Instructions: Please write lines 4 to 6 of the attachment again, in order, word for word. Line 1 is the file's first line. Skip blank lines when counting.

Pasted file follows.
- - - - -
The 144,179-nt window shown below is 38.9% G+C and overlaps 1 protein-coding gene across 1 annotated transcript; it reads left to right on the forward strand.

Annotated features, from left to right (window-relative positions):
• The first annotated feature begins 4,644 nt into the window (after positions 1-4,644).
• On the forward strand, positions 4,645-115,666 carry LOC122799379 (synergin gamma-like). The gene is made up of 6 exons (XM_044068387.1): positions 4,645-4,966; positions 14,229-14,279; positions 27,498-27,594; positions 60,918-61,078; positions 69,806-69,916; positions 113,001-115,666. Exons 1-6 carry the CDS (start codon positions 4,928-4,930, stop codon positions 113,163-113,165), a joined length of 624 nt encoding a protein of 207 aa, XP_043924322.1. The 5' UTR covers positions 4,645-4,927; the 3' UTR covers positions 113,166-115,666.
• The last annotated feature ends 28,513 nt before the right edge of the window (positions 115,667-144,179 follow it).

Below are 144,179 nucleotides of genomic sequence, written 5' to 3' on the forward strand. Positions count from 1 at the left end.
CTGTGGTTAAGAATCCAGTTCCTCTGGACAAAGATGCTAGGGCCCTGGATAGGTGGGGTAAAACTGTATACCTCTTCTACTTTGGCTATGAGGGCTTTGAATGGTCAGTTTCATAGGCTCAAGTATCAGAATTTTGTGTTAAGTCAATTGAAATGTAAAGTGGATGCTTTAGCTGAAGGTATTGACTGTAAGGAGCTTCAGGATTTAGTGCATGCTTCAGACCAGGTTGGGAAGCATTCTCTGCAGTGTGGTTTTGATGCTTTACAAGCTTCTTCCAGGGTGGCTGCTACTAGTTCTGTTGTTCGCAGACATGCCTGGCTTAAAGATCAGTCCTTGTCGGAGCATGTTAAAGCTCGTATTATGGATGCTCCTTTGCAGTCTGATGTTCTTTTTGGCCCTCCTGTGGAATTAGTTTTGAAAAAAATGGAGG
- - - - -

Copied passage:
• On the forward strand, positions 4,645-115,666 carry LOC122799379 (synergin gamma-like). The gene is made up of 6 exons (XM_044068387.1): positions 4,645-4,966; positions 14,229-14,279; positions 27,498-27,594; positions 60,918-61,078; positions 69,806-69,916; positions 113,001-115,666. Exons 1-6 carry the CDS (start codon positions 4,928-4,930, stop codon positions 113,163-113,165), a joined length of 624 nt encoding a protein of 207 aa, XP_043924322.1. The 5' UTR covers positions 4,645-4,927; the 3' UTR covers positions 113,166-115,666.
• The last annotated feature ends 28,513 nt before the right edge of the window (positions 115,667-144,179 follow it).

Below are 144,179 nucleotides of genomic sequence, written 5' to 3' on the forward strand. Positions count from 1 at the left end.